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Newland Avenue - Hull

Tenant vs homeowner: should I rent or buy?

Getting on the property ladder is a dream most people hold. They want to have a place to call their own, and that’s entirely understandable.

However, renting has its advantages, too.

Weigh up the upsides and disadvantages of both renting and being a homeowner before you take the plunge to buy your first home.

What are the benefits and disadvantages of renting?

From saving on bills to flexibility of moving when you want to, there are several reasons to continue renting for a while.

Benefit: Flexibility

If you change jobs, your family grows or you simply want a new place to live, moving rented accommodation is simple.

Owning your home ties you to the location and the property, as the expenses involved in buying a different property can quickly run into the thousands. When you rent, the only cost you need is for a deposit and first month’s rent.

Benefit: No extra costs

If your boiler breaks down or your roof starts to leak, it’s your landlord’s responsibility to fix it. You don’t have to worry about covering the costs of a leasehold property or having to pay capital gains tax when you leave the property.

Disadvantage: Lack of security

Most tenancies have a clause after six months that your landlord can give you two months’ notice to leave the property at any time. This lack of security can cause significant distress.

Your landlord may decide not to renew your annual tenancy, too, leaving you with a short space of time to find a new place to live – and raise the related costs to move.

Disadvantage: Stringent tenancy agreements

Tenancy agreements can have lots of hidden clauses that restrict what you can and can’t do while you live in the property.

You may not be allowed to keep any pets, for example, or you might be required to have the carpets professionally cleaned every six months. You also might not be able to decorate it how you’d like to, meaning you may be stuck with décor that doesn’t suit your personal taste.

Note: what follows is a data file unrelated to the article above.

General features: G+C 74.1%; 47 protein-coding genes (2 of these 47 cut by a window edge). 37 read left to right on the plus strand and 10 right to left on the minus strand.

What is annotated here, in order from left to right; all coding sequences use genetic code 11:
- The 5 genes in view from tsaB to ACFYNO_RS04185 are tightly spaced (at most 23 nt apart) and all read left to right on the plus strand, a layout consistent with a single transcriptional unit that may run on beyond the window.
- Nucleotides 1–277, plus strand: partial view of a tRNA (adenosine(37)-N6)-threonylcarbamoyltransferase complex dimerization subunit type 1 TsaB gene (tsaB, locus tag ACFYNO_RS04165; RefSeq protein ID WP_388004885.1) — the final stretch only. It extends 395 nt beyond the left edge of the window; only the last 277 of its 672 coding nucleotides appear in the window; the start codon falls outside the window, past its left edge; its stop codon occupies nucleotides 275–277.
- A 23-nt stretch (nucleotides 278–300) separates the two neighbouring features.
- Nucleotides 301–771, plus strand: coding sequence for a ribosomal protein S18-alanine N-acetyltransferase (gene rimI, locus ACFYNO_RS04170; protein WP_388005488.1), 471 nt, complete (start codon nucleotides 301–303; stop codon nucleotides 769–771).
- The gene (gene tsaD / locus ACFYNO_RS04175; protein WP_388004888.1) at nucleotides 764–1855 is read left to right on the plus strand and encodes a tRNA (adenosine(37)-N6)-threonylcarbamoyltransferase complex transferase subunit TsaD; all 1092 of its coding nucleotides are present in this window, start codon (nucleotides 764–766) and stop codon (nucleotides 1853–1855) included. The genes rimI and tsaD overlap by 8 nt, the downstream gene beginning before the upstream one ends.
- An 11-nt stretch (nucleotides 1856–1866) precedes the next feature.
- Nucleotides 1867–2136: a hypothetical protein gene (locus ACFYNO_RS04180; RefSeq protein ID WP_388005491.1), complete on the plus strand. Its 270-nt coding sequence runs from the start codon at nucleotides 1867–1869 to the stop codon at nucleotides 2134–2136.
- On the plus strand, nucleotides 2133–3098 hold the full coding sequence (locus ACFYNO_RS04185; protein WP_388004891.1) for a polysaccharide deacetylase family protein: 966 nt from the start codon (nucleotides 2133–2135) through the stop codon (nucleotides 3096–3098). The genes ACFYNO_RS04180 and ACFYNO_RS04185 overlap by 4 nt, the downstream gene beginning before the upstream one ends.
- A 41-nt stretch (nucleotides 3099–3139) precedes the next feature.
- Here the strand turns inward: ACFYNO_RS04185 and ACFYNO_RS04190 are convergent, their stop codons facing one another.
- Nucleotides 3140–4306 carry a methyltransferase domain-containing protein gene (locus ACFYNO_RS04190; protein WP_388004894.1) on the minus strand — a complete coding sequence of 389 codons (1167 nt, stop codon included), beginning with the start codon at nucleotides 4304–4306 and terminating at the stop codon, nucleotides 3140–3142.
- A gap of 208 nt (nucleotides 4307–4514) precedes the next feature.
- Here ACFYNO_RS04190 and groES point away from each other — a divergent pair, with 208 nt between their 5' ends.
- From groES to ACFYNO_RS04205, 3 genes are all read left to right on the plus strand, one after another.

When you own your home, you can do what you like, without a landlord imposing such restrictions on you.

What are the pros and cons of being a homeowner?

Owning your home is fantastic – but you first need to factor in the downsides and costs of being a homeowner to make sure you can afford it.

Con: Mortgage repayments can increase

Mortgage repayments can go up or down as interest rates change. You can avoid this by finding a fixed-term deal, and remortgaging after the deal ends. But that also costs money.

You need to make sure you can afford an uplift in your regular monthly mortgage repayments, otherwise, you could fall into debt. There’s even a risk that your home could be repossessed if you don’t meet your repayments.

Con: You're responsible for repairs and maintenance

Unexpected repairs, such as broken boilers or cracked and frozen pipes can turn into costly ventures. It’s ideal to have a savings ‘buffer’ to be prepared for such events.

Con: Lack of flexibility

Whether your family grows and you need more space, or you get a new job and need to relocate, moving is less simple and more expensive when you own your home.

Pro: Invest your capital

Your money goes towards paying off your own property, not a landlord’s mortgage. The payments you make every month give you something tangible in return, compared to the ‘empty’ money you spend on rent.

Pro: Improved financial standing

Being a homeowner can improve your credit score and provide added security, as long as you keep up on your mortgage repayments.

More than that, you own the asset that you’ve invested in. Once you own 100% of the house, you can live free of regular monthly payments with no more rent or mortgage instalments to pay. That frees up significant capital for you to invest in other ways.

Pro: Own your space

You don’t have to worry about whether you’re going to get your rental deposit back, nor do you have to put up with home inspections from your landlord.

You can decorate your home how you like and implement the house rules that suit you – not anyone else. The freedom of owning your own house is what draws most people to get on the property ladder.


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Your home may be repossessed if you do not keep up repayments on your mortgage.
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The fee is up to 1%, but a typical fee is 0.3% of the amount borrowed.

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